He needs to discuss this with his lawyer. A writ of habeas corpus may not be the appropriate avenue of relief.
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Only he or his attorney may do so. He should contact his attorney.
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A petition for a writ of habeas corpus is a complicated matter to handle. Your friend may attempt to file one on his own (perhaps with the assistance of the law library, if one is available). The better course of action is for your friend to try and make contact with his or her public defender for assistance with this matter.
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You seem to say that the criminal matter is still pending in trial court. If so, avenues beyond habeas corpus may be available for seeking relief. Not receiving discovery from the prosecutor yet does not automatically guarantee him relief. All the best to your friend. Jon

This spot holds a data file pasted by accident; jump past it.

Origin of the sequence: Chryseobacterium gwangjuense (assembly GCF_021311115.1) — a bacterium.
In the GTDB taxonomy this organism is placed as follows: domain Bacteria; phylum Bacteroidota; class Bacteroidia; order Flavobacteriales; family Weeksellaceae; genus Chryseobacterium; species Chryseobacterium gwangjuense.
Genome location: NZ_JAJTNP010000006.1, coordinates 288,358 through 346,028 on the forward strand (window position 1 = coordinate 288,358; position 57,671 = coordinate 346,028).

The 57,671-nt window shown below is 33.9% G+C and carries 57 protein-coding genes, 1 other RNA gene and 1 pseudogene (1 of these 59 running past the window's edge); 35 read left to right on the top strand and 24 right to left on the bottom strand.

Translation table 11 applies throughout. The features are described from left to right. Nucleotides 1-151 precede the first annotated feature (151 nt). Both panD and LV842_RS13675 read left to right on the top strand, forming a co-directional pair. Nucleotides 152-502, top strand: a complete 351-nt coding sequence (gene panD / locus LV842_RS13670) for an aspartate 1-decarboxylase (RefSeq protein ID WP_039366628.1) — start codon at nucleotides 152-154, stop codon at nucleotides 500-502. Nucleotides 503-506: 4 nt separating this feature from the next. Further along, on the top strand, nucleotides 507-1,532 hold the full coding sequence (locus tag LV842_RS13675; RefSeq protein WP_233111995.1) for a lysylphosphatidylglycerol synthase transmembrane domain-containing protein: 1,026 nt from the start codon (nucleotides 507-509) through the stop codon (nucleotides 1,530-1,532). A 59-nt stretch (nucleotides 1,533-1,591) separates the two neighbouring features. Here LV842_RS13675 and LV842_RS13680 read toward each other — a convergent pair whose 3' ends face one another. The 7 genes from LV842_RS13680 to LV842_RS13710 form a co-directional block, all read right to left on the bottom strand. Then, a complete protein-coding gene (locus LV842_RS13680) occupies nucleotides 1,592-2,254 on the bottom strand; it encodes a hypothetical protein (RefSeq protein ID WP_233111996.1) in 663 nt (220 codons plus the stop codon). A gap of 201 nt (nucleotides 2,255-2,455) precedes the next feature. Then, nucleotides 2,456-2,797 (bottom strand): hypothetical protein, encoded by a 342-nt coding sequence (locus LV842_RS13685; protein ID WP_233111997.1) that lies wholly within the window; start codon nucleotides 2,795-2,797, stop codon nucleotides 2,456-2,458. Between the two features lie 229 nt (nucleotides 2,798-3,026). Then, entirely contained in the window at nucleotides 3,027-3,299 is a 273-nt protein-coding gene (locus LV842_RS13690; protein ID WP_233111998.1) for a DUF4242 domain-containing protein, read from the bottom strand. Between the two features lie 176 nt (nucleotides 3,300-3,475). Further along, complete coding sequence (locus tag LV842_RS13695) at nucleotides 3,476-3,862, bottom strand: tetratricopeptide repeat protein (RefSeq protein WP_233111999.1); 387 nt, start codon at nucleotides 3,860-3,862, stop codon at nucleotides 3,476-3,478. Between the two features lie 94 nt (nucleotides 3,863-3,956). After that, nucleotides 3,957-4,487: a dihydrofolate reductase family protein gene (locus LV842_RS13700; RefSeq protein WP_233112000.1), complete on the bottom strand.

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This is not a circumstance that sounds like a habeas corpus issue, at least not at this stage; rather, if your friend has been charged with criminal offenses, and the judge either denied bond or has set the bond too high for him to meet, then he needs to file a motion to reconsider his bond status. Requesting a writ of habeas corpus is something you do when a person is being held without being charged with anything, or is otherwise in some sort of legal limbo where no case or hearing dates are scheduled and moving forward. His PD probably has the charging documents and other relevant evidence, or will have it all soon. Although it is sometimes difficult to contact the PD in charge of his case from jail, there are avenues to do that or at least to leave a message, and the PD schedules visits with all defendants whom they represent.Ask a similar question